"Berlin shows no clear CO2 reduction trend since 2008."
from Soot Free Cities' clean air report, 2015.
|Bagger 288, the world's |
This post isn't about Berlin's underground life but its overground life: trees, crops, water and wildlife (including the exotic and unpredictable species of humans who live here). What's the one thing that they all depend on? Air.
In 2011, Berlin was ranked the city with the best clean air policy in Europe in a Soot Free Cities report. In the last five years, however, it's fallen to fifth place. To anyone who's noticed the constant greyish haze on the horizon in recent months, this is probably not such big news. It is, however, something that you won't hear about in the mass media. That's why I've decided to write this post and 'clear the air' (pun intended) about it.
Despite being about as above-ground as you can get, air quality in Berlin still seems to be an underground issue. Few in the activist scene seem concerned about it. The Stop A-100 anti-motorway movement touched on it briefly, but that movement seems to be in hiatus now that the motorway is going ahead as planned. There was a small movement against the expansion of Schoenefeld airport a few years ago, due to pollution concerns, but it seems to have vanished into thin air (sorry - did it again!).
Maybe that's because the issue of air quality just doesn't stir up as much controversy as things like refugee rights and affordable housing do. Yet at the same time, it transcends them. Everyone in Berlin is affected by air quality, or will be in the future.
The declining air quality in Berlin seems to have been affected by three things: official apathy, an increase in cheap flights, and a rise in coal energy in Germany.
The shortcomings in Berlin's official stance on air pollution are covered in the Soot Free Cities report, the highlights of which are below:
Reduction of Local Emissions: "PM10 has increased at measuring stations with high traffic volumes. Daily limit values were exceeded at some stations in 2014." Nitrogen is also higher than average. This suggests an increase in car traffic. Personally, I've noticed huge traffic jams in my area daily, on roads that had a very light flow two years ago, so it's easy to see how that could add up to a rise in car pollution.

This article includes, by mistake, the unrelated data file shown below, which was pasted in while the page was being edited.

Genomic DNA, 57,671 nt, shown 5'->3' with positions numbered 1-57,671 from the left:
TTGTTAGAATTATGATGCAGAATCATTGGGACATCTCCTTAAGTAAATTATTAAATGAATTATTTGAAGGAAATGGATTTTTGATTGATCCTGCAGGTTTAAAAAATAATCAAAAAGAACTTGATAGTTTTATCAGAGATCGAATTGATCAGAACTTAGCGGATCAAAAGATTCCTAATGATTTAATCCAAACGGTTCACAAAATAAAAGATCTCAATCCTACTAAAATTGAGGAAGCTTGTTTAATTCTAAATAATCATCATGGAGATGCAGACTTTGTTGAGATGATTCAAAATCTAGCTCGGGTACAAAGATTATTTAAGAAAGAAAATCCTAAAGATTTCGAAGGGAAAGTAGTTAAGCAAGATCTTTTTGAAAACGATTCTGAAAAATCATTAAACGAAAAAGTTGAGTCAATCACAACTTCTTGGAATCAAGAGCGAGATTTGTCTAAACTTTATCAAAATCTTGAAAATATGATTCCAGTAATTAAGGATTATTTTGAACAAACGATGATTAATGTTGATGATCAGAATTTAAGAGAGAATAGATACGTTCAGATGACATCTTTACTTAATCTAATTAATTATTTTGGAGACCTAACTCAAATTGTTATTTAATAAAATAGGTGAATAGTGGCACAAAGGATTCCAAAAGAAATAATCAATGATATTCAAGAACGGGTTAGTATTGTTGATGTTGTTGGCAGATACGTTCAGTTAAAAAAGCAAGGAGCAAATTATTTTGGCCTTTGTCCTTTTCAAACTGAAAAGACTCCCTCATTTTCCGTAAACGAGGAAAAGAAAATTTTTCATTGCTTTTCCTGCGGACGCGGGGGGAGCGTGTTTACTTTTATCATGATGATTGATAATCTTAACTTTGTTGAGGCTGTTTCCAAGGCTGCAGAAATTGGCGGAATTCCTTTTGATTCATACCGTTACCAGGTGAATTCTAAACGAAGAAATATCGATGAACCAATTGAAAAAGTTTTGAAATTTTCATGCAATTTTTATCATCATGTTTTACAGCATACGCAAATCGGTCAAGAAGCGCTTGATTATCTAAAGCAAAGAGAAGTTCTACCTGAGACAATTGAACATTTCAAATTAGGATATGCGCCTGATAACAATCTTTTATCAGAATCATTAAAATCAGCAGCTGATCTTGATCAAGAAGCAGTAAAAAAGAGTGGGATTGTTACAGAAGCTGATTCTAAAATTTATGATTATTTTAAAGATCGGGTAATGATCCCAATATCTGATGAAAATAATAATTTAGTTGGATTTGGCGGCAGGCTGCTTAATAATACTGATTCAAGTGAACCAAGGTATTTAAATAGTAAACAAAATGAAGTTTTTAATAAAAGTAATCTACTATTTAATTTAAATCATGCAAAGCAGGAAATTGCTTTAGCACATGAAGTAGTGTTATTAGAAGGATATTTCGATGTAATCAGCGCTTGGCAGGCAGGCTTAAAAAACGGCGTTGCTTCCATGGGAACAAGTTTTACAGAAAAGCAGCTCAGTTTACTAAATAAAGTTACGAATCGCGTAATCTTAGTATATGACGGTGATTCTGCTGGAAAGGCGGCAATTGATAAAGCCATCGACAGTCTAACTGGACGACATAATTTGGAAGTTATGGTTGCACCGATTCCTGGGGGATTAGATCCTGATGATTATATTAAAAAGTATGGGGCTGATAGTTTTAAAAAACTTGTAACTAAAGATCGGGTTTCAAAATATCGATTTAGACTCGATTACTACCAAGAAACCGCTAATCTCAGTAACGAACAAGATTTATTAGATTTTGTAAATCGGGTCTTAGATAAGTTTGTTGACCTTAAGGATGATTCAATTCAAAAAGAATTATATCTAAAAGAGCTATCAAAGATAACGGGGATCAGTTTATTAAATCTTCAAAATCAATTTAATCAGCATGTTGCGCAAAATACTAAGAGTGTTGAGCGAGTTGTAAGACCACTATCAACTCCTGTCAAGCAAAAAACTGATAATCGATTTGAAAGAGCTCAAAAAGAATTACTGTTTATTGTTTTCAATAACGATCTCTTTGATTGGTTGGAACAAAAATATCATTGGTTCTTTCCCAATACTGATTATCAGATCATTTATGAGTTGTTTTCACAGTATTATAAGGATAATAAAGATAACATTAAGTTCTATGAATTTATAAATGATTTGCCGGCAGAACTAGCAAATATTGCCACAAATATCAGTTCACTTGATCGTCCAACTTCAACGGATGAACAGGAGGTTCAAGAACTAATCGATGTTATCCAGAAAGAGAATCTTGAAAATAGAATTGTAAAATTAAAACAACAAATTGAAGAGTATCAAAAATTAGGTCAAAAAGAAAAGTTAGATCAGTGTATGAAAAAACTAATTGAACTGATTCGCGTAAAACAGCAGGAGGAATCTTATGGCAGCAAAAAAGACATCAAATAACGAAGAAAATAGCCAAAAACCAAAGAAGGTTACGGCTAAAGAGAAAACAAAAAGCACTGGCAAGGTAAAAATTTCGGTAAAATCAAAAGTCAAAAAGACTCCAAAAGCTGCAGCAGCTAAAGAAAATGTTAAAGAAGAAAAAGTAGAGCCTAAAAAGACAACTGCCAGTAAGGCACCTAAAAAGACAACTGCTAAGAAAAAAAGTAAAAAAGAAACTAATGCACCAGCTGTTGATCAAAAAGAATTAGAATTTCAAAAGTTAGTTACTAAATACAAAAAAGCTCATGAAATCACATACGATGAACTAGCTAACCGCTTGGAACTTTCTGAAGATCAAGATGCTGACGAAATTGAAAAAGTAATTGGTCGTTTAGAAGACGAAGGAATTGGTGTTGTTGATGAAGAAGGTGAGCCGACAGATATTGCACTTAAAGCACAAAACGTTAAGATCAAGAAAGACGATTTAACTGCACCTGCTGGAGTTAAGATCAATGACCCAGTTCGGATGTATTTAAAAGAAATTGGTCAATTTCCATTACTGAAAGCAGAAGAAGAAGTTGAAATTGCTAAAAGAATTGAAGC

Low Emissions Zones: "Berlin's LEZ has led to significant emission reductions. Soot emissions from exhaust pipes decreased by more than 50% and NOx by about 20%."
Clean Public Vehicles: "The bus fleet in Berlin is already completely equipped with diesel particulate filters. One fourth of the city’s cleaning vehicles today are fuelled with gas. 400 new utility vehicles (garbage vehicles, power sweepers etc.) will possibly use SCR systems or hybrid engines." Quite a lot of that is in the future, so I guess we'll have to wait for the next report to see how they did.
Public transport: "The city shows little activities [sic] to expand public transport despite a continuous increase of customers." (And they're raising the prices).
Cycling: "The expansion of the cycling network [...] was too small compared to the increasing demand..." As anyone cycling past the East Side Gallery or Brandenburger Tor will have noticed!
Air travel wasn't included in the Soot Free Cities report, but the Berlin flight authority has said that air traffic's increased by 77% in the last 11 years. Call me crazy, but there might just be a connection between that and Berlin's worsening air quality.
Coal energy is also a huge issue, though. For one thing, coal stoves are still common in Berlin's old buildings, despite being outlawed in most other metropolises due to air quality concerns. Also, Yale's School of Forestry and Environmental Economics recently reported that:
"[While] CO2 emissions steadily fell from 1,051 million metric tons in 1990 to 813 million tons in 2011, in 2012 and 2013, CO2 emissions rose again to 841 million tons. This can largely be attributed to an increase in the use of lignite (coal) for electricity production."
Coal isn't just bad for the air, it's also a major source of mercury pollution. Mercury is incredibly toxic to the brain (see Mad Hatter disease) and makes any animal that consumes it unsafe to eat. (It's because of mercury that salmon and tuna - and whale - are off the menu for most health-conscious people). So this one isn't just a concern for Asthmatic Berliners. But at least there is some hope on that front: in 2015 Germany agreed to reduce coal energy usage further to help meet its 2020 CO2 limits.
In the meantime, readers of this blog who live in Berlin may be interested to know that Vattenfall, which is probably the most visible energy provider in Berlin, relies very heavily on coal. Vattenfall is currently planning to sell their remaining coal reserves... but that isn't exactly reassuring (the new owner is probably going to want to burn that coal, too!). There are plenty of alternative energy providers out there though, since Germany is a leader in that field.
But I'm far from being an expert in this subject, so let me know what you think. Is Berlin a green city or is it just green-washed? Share your views in the comments box below!